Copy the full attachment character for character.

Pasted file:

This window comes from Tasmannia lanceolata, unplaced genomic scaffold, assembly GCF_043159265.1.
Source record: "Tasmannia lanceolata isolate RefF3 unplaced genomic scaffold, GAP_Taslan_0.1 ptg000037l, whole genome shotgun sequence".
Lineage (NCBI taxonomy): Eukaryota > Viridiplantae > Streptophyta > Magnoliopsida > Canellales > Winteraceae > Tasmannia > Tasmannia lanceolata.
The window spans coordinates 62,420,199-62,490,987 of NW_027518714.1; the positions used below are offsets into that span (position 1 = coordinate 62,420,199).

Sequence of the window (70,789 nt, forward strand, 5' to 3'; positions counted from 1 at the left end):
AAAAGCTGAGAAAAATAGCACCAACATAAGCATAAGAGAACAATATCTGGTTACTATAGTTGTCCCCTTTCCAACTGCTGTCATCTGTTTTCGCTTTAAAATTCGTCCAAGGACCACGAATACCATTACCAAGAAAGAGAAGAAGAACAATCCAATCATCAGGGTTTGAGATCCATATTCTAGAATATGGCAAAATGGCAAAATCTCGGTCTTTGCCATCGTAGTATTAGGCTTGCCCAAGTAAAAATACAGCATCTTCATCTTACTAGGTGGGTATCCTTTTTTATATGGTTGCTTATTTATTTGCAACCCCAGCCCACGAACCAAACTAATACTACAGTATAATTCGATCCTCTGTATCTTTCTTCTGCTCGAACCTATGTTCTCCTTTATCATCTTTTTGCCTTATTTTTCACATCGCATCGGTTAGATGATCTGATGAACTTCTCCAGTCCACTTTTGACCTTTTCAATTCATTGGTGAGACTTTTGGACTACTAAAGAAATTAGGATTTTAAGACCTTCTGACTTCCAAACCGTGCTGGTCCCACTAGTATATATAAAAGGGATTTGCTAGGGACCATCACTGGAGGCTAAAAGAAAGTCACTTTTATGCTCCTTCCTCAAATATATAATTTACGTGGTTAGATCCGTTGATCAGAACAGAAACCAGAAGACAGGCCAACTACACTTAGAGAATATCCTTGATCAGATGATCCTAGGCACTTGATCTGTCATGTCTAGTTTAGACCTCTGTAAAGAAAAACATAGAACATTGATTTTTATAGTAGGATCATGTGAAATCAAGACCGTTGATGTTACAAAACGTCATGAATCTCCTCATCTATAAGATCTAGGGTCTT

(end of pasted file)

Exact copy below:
This window comes from Tasmannia lanceolata, unplaced genomic scaffold, assembly GCF_043159265.1.
Source record: "Tasmannia lanceolata isolate RefF3 unplaced genomic scaffold, GAP_Taslan_0.1 ptg000037l, whole genome shotgun sequence".
Lineage (NCBI taxonomy): Eukaryota > Viridiplantae > Streptophyta > Magnoliopsida > Canellales > Winteraceae > Tasmannia > Tasmannia lanceolata.
The window spans coordinates 62,420,199-62,490,987 of NW_027518714.1; the positions used below are offsets into that span (position 1 = coordinate 62,420,199).

Sequence of the window (70,789 nt, forward strand, 5' to 3'; positions counted from 1 at the left end):
AAAAGCTGAGAAAAATAGCACCAACATAAGCATAAGAGAACAATATCTGGTTACTATAGTTGTCCCCTTTCCAACTGCTGTCATCTGTTTTCGCTTTAAAATTCGTCCAAGGACCACGAATACCATTACCAAGAAAGAGAAGAAGAACAATCCAATCATCAGGGTTTGAGATCCATATTCTAGAATATGGCAAAATGGCAAAATCTCGGTCTTTGCCATCGTAGTATTAGGCTTGCCCAAGTAAAAATACAGCATCTTCATCTTACTAGGTGGGTATCCTTTTTTATATGGTTGCTTATTTATTTGCAACCCCAGCCCACGAACCAAACTAATACTACAGTATAATTCGATCCTCTGTATCTTTCTTCTGCTCGAACCTATGTTCTCCTTTATCATCTTTTTGCCTTATTTTTCACATCGCATCGGTTAGATGATCTGATGAACTTCTCCAGTCCACTTTTGACCTTTTCAATTCATTGGTGAGACTTTTGGACTACTAAAGAAATTAGGATTTTAAGACCTTCTGACTTCCAAACCGTGCTGGTCCCACTAGTATATATAAAAGGGATTTGCTAGGGACCATCACTGGAGGCTAAAAGAAAGTCACTTTTATGCTCCTTCCTCAAATATATAATTTACGTGGTTAGATCCGTTGATCAGAACAGAAACCAGAAGACAGGCCAACTACACTTAGAGAATATCCTTGATCAGATGATCCTAGGCACTTGATCTGTCATGTCTAGTTTAGACCTCTGTAAAGAAAAACATAGAACATTGATTTTTATAGTAGGATCATGTGAAATCAAGACCGTTGATGTTACAAAACGTCATGAATCTCCTCATCTATAAGATCTAGGGTCTT